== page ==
For many, workers’ compensation laws, rules, and processes are a jumble of nearly indecipherable terms that mean something to attorneys and barely anyone else. One of those terms is Maximum Medical Improvement (MMI,) which can be as perplexing as it sounds intimidating.
If you are considering a workers’ compensation lawsuit, you must familiarize yourself with MMI and what it means for your case.
To help you, here is a rundown of what the term means and why you should contact Mottaz & Sisk Injury Law regarding your lawsuit.
What Is MMI?
When a doctor has decided that they can do no more to help you, or you have fully healed, they make a Maximum Medical Improvement (MMI) determination. From a treatment perspective, there is no reason to continue with the current program, which means you have reached one of the following two milestones in the opinion of the attending physician:
- Treatment stops
- Treatment gets modified to address your situation more effectively
Initially, a patient’s physician is the only person that can determine when a patient reaches the point of Maximum Medical Improvement (MMI).
Workers’ Compensation Third Party Examination
The workers’ compensation insurance company can request an independent examination of the patient. A third-party physician, approved by the insurance company, will perform an examination and review the patient’s medical history.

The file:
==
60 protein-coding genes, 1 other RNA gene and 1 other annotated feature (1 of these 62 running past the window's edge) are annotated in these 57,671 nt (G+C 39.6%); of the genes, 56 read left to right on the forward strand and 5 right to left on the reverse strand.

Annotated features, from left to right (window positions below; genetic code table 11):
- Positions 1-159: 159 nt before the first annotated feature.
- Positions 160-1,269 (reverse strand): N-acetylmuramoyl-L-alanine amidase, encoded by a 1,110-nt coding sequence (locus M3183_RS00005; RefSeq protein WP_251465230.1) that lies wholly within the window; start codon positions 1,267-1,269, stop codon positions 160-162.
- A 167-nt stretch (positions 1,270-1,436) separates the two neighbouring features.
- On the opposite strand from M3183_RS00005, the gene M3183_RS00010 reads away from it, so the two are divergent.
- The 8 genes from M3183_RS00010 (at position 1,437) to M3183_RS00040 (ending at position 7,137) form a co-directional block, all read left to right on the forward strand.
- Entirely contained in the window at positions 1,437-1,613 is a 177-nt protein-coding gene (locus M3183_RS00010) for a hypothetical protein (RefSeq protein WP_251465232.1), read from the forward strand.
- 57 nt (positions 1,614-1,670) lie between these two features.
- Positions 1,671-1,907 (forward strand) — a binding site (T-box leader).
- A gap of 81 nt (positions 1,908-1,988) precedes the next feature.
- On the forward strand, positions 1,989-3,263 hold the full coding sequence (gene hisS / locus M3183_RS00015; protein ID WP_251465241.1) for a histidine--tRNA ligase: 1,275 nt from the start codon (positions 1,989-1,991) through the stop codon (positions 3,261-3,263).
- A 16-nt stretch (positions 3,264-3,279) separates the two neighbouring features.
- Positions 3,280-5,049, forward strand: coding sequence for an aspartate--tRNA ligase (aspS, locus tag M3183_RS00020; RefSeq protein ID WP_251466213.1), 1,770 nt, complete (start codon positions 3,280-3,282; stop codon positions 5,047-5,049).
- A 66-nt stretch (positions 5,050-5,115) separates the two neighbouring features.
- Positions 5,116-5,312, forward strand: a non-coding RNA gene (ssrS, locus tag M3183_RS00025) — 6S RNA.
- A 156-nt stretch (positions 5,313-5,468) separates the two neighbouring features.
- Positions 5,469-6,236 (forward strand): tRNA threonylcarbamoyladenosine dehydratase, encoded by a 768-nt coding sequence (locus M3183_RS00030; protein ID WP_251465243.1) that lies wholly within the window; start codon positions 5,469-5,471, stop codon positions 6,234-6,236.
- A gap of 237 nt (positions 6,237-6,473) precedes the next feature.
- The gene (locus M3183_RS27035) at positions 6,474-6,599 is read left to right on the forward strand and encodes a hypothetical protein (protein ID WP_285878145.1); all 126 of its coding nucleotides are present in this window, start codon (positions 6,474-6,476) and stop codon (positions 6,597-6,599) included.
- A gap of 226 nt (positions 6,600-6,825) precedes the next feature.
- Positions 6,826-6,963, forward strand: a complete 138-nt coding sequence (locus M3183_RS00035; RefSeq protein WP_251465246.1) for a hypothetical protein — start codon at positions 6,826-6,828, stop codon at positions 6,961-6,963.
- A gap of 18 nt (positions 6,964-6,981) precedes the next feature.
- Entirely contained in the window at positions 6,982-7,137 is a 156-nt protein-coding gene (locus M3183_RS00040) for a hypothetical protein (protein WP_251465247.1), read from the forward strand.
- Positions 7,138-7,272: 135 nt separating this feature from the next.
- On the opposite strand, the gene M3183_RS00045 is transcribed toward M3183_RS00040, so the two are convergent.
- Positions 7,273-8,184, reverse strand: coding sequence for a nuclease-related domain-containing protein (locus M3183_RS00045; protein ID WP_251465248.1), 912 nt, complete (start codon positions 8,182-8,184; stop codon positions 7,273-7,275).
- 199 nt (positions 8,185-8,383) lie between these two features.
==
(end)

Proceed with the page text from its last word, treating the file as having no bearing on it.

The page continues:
If the third-party physician agrees with the attending physician, they submit a report to the attending physician, insurance carrier, and the patient’s employer confirming the attending physician’s opinion. At that point, workers’ compensation coverage ends, effective on the date of the third-party exam or upon the attending physician’s agreement of termination.
A third-party doctor can disagree with the assessment. When that happens, they submit a report to the Industrial Commission or request a special hearing before a workers’ compensation judge. In the event of disagreement between the two doctors, a judge determines when the Maximum Medical Improvement (MMI) goes into effect.
Once the MMI point is determined, the patient must consider several options.
If the MMI is determined to have been reached, the attending physician gives the patient a “disability rating.” The disability rating is an assessment of the following:
- Where the patient’s injury or illness stands
- How much the injury or illness limits the patient
- What tasks they can perform at their job
- Whether they can return to work
- Whatever work restrictions apply
Work restrictions are job-related tasks that an employee cannot physically, mentally, or emotionally perform.
Disability Rating and the Employer